(Tuckman,1965 and 1977; Yalom & Leszcz, 2005)
DVD scenario: team functioning
and participation in rehabilitation
• How is the team & teamwork addressed in this clip?
• What might be the result of this meeting on the students
and the client’s care?
(Brewer & Jones, 2013)
Decision-making study
• Groups of managers formed to solve a complex
• Groups identical in size and composition
• Judged in terms of quality and quantity of solutions
• Half included a “confederate” that played the role of
“devil’s advocate”
Decision-making study
• Groups were given permission to eliminate one member
Who was asked to leave?
DVD scenario: conflict resolution
and discharge planning
• What healthcare providers were in this clip?
• What key issues emerged?
• Describe their communication/interaction and its impact on
the client’s care.
Dispute resolution
Open Statement – “I have a problem…”
Behavior – “When you do X …”
Effect – “ The consequences are Y…”
Feelings – “This makes me feel Z…”
Action – “I would like us to resolve this problem
Working with multiple stories,
positions and interests
• People need to be heard
• People have noble intentions somewhere within their
• There is always common ground – we just need to
locate it
• Co-create plans to move to the ideal outcome
• It takes curiosity…asking questions
(Brewer & Jones, 2013)
Critical reflection
Critical reflection refers to questioning the integrity of
deeply held assumptions and beliefs based on prior
experience. It is often prompted in response to an
awareness of conflicting thoughts, feelings, and actions
and at times can lead to a perspective transformation.
(Mezirow & Associates, 2000)
Reflect on our own ways
of knowing
What assumptions am I making?
Where did I learn these values?
What values orient me?
How might someone whose role is different than mine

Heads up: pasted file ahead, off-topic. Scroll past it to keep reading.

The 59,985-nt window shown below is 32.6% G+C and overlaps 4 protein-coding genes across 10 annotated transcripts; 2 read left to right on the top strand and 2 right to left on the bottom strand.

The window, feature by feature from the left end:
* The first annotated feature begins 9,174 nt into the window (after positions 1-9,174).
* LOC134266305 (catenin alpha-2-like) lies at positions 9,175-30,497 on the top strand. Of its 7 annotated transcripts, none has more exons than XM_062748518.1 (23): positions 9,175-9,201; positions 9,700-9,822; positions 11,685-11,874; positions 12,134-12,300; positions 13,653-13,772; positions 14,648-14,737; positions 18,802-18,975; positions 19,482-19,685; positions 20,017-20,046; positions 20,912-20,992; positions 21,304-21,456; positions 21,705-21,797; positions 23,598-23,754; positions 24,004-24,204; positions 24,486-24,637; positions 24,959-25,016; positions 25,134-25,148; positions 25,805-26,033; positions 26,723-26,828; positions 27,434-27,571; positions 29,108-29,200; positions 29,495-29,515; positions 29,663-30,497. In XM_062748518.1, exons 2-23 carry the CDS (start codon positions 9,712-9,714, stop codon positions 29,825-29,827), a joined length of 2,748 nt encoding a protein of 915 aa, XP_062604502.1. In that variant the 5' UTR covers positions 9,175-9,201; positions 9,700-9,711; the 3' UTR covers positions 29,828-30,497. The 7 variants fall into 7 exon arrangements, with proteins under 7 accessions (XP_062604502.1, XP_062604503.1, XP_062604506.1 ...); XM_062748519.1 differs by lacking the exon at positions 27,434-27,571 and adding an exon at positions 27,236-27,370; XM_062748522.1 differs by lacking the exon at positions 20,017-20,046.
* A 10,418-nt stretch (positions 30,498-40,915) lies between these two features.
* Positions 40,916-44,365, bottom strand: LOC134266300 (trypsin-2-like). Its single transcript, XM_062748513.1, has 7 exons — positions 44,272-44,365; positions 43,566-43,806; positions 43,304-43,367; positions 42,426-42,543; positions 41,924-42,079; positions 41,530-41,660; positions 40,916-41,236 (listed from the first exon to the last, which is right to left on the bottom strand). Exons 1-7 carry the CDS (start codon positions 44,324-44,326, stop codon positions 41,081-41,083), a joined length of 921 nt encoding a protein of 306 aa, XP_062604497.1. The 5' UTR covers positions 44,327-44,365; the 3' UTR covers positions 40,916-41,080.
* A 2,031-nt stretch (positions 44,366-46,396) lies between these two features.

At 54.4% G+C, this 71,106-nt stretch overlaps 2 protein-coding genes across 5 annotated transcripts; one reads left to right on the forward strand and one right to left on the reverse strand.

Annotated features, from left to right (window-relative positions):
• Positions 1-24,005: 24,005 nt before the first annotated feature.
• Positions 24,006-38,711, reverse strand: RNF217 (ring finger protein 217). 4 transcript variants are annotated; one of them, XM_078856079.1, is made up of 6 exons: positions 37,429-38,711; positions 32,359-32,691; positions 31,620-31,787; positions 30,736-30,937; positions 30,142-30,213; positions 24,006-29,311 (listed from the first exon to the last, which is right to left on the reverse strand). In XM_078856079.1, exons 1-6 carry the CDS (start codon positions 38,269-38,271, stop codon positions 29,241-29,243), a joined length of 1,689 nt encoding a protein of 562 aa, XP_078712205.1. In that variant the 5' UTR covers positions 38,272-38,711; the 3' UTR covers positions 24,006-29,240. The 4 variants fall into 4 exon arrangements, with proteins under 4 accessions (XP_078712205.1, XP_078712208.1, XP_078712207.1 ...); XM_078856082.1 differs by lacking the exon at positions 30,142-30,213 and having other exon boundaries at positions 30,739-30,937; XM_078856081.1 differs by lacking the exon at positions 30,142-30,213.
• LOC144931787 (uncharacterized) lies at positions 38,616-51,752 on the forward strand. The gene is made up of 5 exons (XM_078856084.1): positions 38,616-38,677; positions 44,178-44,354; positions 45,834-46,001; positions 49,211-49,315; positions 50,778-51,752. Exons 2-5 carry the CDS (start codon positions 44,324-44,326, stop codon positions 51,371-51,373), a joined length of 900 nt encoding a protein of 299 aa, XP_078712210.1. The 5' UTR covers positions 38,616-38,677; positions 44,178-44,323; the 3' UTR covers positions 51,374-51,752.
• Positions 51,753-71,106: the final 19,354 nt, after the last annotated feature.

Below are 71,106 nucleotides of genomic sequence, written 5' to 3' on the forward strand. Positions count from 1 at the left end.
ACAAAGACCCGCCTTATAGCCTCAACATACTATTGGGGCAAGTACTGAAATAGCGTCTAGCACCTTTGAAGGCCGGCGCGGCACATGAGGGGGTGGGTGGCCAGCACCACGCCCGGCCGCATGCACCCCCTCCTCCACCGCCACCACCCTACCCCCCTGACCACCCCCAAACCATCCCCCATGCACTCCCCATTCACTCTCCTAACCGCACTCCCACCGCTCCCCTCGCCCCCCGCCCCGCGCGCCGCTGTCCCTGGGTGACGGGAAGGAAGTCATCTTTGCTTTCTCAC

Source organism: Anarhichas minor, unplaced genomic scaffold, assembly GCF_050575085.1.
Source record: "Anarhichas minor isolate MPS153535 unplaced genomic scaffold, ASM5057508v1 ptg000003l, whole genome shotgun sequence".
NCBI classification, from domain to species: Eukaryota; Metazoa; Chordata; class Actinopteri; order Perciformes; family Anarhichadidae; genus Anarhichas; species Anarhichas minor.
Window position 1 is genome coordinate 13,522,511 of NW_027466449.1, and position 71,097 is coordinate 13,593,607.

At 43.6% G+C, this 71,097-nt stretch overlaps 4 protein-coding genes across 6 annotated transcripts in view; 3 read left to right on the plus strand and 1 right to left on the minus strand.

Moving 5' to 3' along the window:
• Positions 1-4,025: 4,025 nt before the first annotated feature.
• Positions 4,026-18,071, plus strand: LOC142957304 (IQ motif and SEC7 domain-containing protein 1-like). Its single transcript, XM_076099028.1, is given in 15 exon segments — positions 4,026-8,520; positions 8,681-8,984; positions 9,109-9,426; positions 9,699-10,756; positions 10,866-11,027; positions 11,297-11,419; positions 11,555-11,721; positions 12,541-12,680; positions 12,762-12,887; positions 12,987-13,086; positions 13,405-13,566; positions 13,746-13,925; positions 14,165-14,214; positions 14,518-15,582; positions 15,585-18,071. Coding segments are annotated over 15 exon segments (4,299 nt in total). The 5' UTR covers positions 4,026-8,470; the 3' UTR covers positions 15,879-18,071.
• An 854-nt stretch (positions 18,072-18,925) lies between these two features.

look at this?
• Why do I feel threatened when I am challenged on this
(McKee, 2003)
Evaluation of interprofessional
education & practice
Evaluation of interprofessional
education & practice
Evaluation of interprofessional
education & practice
Reaction: Interprofessional Education Perception Scale (McFayden et al., 2007);
Readiness for Interprofessional Learning (McFayden et al., 2006); University of
West England Interprofessional Scale (Pollard et al., 2004)
Learning: Team OSCE, essay, simulation
Behaviour: Interprofessional Capability Assessment Tool (Brewer et al., 2009),
Collaborative Practice Assessment Tool (Schroder et al., 2011), Assessment of
Interprofessional Team Collaboration Scale (Orchard et al., 2012)
Results: Client & organisational outcomes e.g. bed days, readmissions, client &
staff satisfaction, staff sick days
Assessment principles
• Assessment for & of learning
• Participants should be clear about the assessment objectives &
process from the outset
• Life long approach – assessment that enables leaners to develop the
ability to judge the quality or work – their own & others
Process is key – identify desired standard, practice, self assess, get
feedback from peers
Final assessment reflects the feedback given throughout – no
Assessment/evaluation should be a shared process
(Ladyshewsky, 2005; Boud & Molloy, 2013)
The graduation of health professional students who have
well developed interprofessional practice (IPP) and
interprofessional learning (IPL) capabilities is now identified
as an urgent national workforce development task to be
addressed by the higher education sector.
L-TIPP Australia
Support for the production of this resource has been provided by the Australian
Government Office for Learning and Teaching. The views expressed in this Power
Point do not necessarily reflect the views of the Australian Government Office for
Learning and Teaching.
Unless otherwise noted, content on this site is licensed
under the Creative Commons Attribution-ShareAlike 4.0
Unported License

similar documents